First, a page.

Becoming-Grizzly: Bodily Molecularity and the Animal that Becomes



Werner Herzog’s documentary film Grizzly Man about the life and death of Timothy Treadwell invites us to consider the relation between Deleuze and Guattari’s concept of becoming-animal and phenomenological accounts of lived embodiment. In this paper I begin with a general account of becoming-animal and suggest that this concept is helpfully elucidated by considering the ways in which some aspects of Deleuze and Guattari’s practice can be understood as a rhizomatic phenomenology of our lived experience that in part extends the work of Merleau-Ponty. What emerges between the two philosophies is the possibility of bodily "molecularity" as a mode of lived embodiment. I argue that this molecularity is what enables the potential interpermeation of bodies across their differences, such as occurs in the event of becoming-animal. Alphonso Lingis’s descriptions of our becoming-animal as lived experience serve here as an evocative source for clarifying this proposition further. I conclude by returning to Herzog’s film to consider the risks and consequences of becoming-animal--not only for the human who becomes, but also for the animal who, as Deleuze and Guattari note, is no less transformed.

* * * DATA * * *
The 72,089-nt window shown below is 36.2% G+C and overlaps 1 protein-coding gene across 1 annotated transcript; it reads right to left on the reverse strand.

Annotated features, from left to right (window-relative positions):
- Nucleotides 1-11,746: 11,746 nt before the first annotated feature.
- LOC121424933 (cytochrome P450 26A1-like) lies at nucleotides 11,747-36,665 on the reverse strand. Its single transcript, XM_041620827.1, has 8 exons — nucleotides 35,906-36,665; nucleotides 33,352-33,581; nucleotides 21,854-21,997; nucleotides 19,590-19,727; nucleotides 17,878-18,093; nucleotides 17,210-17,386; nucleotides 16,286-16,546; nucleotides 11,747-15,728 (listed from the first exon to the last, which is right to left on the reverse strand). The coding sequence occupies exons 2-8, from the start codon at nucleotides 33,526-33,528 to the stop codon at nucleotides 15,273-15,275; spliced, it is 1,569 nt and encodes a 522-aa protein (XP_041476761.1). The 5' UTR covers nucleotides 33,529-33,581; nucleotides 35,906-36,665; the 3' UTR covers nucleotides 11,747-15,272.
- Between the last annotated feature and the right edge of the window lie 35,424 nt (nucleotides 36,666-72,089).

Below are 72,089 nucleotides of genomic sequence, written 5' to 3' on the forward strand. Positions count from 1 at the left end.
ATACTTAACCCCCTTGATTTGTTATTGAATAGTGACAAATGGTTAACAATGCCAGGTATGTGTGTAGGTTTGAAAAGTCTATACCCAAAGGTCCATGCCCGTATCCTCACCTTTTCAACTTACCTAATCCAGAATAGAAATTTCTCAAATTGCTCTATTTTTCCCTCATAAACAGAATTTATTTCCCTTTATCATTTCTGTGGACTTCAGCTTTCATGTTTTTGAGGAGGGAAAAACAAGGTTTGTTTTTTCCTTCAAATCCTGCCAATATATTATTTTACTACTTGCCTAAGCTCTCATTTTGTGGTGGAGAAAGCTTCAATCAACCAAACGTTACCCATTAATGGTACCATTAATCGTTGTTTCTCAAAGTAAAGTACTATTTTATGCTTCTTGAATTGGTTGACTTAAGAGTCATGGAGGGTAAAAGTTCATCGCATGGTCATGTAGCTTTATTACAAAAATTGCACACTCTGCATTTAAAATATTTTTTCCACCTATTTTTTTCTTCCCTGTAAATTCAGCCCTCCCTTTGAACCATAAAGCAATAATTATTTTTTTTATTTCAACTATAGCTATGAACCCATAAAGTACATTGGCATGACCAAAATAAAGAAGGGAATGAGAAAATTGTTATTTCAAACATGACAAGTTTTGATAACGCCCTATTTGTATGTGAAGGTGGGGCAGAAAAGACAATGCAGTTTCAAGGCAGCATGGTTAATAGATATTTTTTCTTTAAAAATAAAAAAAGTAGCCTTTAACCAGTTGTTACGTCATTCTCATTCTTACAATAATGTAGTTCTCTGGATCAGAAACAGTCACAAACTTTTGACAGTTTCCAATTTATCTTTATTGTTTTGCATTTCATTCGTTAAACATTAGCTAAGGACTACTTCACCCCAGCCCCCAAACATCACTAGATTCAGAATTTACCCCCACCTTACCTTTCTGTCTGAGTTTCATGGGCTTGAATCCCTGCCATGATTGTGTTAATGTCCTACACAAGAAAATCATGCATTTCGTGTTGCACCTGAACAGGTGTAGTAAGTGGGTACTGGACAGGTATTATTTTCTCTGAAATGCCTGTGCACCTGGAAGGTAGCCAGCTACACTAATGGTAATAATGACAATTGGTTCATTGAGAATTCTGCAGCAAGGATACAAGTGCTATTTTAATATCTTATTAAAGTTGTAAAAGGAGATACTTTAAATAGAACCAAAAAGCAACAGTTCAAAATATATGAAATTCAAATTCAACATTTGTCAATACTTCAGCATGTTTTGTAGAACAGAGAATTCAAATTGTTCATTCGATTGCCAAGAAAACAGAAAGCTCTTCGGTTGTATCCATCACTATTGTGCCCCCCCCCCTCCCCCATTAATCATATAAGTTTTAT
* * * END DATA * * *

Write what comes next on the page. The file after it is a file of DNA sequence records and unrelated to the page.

Deleuze and Guattari; Embodiment; becoming-animal

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